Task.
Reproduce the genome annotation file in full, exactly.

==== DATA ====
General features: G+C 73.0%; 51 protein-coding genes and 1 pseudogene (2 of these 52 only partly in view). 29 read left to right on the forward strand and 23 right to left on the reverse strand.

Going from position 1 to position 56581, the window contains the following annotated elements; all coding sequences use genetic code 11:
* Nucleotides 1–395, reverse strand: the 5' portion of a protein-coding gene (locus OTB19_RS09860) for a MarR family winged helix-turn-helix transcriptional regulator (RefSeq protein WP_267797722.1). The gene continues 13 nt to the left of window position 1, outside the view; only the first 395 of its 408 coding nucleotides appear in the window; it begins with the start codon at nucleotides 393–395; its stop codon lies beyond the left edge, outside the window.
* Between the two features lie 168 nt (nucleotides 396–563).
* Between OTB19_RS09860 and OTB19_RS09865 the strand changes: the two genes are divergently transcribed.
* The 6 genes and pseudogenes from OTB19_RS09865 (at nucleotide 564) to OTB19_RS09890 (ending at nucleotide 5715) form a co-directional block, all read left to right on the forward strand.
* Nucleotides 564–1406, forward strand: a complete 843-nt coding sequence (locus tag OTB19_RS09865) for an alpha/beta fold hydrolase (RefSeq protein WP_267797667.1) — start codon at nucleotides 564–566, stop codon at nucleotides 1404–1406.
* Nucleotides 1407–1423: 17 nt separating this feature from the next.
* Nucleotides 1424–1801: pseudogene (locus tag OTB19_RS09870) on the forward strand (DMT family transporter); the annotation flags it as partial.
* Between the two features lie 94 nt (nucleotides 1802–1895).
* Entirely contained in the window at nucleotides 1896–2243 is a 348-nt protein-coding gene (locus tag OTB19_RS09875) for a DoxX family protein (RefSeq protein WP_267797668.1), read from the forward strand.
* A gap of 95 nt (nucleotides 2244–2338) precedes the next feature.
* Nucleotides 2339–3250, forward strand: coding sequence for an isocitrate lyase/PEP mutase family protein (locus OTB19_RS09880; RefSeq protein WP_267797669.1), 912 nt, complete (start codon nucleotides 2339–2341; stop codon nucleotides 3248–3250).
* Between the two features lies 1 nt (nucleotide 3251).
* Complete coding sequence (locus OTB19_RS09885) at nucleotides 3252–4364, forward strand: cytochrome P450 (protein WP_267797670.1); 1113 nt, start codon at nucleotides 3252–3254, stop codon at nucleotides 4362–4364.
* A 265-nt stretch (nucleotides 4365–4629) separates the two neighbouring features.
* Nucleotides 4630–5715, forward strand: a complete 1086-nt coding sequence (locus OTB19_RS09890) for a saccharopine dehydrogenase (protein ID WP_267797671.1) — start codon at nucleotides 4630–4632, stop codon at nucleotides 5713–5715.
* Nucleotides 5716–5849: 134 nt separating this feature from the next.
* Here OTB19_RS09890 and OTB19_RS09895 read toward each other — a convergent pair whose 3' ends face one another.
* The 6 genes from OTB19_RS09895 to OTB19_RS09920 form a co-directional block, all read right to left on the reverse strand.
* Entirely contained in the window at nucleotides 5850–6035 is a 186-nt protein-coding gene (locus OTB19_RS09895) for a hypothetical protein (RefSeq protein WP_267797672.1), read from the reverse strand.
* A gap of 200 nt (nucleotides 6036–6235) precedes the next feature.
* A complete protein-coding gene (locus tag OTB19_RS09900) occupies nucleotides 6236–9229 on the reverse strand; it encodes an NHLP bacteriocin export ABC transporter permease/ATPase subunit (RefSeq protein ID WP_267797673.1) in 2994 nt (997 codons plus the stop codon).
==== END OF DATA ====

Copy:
General features: G+C 73.0%; 51 protein-coding genes and 1 pseudogene (2 of these 52 only partly in view). 29 read left to right on the forward strand and 23 right to left on the reverse strand.

Going from position 1 to position 56581, the window contains the following annotated elements; all coding sequences use genetic code 11:
* Nucleotides 1–395, reverse strand: the 5' portion of a protein-coding gene (locus OTB19_RS09860) for a MarR family winged helix-turn-helix transcriptional regulator (RefSeq protein WP_267797722.1). The gene continues 13 nt to the left of window position 1, outside the view; only the first 395 of its 408 coding nucleotides appear in the window; it begins with the start codon at nucleotides 393–395; its stop codon lies beyond the left edge, outside the window.
* Between the two features lie 168 nt (nucleotides 396–563).
* Between OTB19_RS09860 and OTB19_RS09865 the strand changes: the two genes are divergently transcribed.
* The 6 genes and pseudogenes from OTB19_RS09865 (at nucleotide 564) to OTB19_RS09890 (ending at nucleotide 5715) form a co-directional block, all read left to right on the forward strand.
* Nucleotides 564–1406, forward strand: a complete 843-nt coding sequence (locus tag OTB19_RS09865) for an alpha/beta fold hydrolase (RefSeq protein WP_267797667.1) — start codon at nucleotides 564–566, stop codon at nucleotides 1404–1406.
* Nucleotides 1407–1423: 17 nt separating this feature from the next.
* Nucleotides 1424–1801: pseudogene (locus tag OTB19_RS09870) on the forward strand (DMT family transporter); the annotation flags it as partial.
* Between the two features lie 94 nt (nucleotides 1802–1895).
* Entirely contained in the window at nucleotides 1896–2243 is a 348-nt protein-coding gene (locus tag OTB19_RS09875) for a DoxX family protein (RefSeq protein WP_267797668.1), read from the forward strand.
* A gap of 95 nt (nucleotides 2244–2338) precedes the next feature.
* Nucleotides 2339–3250, forward strand: coding sequence for an isocitrate lyase/PEP mutase family protein (locus OTB19_RS09880; RefSeq protein WP_267797669.1), 912 nt, complete (start codon nucleotides 2339–2341; stop codon nucleotides 3248–3250).
* Between the two features lies 1 nt (nucleotide 3251).
* Complete coding sequence (locus OTB19_RS09885) at nucleotides 3252–4364, forward strand: cytochrome P450 (protein WP_267797670.1); 1113 nt, start codon at nucleotides 3252–3254, stop codon at nucleotides 4362–4364.
* A 265-nt stretch (nucleotides 4365–4629) separates the two neighbouring features.
* Nucleotides 4630–5715, forward strand: a complete 1086-nt coding sequence (locus OTB19_RS09890) for a saccharopine dehydrogenase (protein ID WP_267797671.1) — start codon at nucleotides 4630–4632, stop codon at nucleotides 5713–5715.
* Nucleotides 5716–5849: 134 nt separating this feature from the next.
* Here OTB19_RS09890 and OTB19_RS09895 read toward each other — a convergent pair whose 3' ends face one another.
* The 6 genes from OTB19_RS09895 to OTB19_RS09920 form a co-directional block, all read right to left on the reverse strand.
* Entirely contained in the window at nucleotides 5850–6035 is a 186-nt protein-coding gene (locus OTB19_RS09895) for a hypothetical protein (RefSeq protein WP_267797672.1), read from the reverse strand.
* A gap of 200 nt (nucleotides 6036–6235) precedes the next feature.
* A complete protein-coding gene (locus tag OTB19_RS09900) occupies nucleotides 6236–9229 on the reverse strand; it encodes an NHLP bacteriocin export ABC transporter permease/ATPase subunit (RefSeq protein ID WP_267797673.1) in 2994 nt (997 codons plus the stop codon).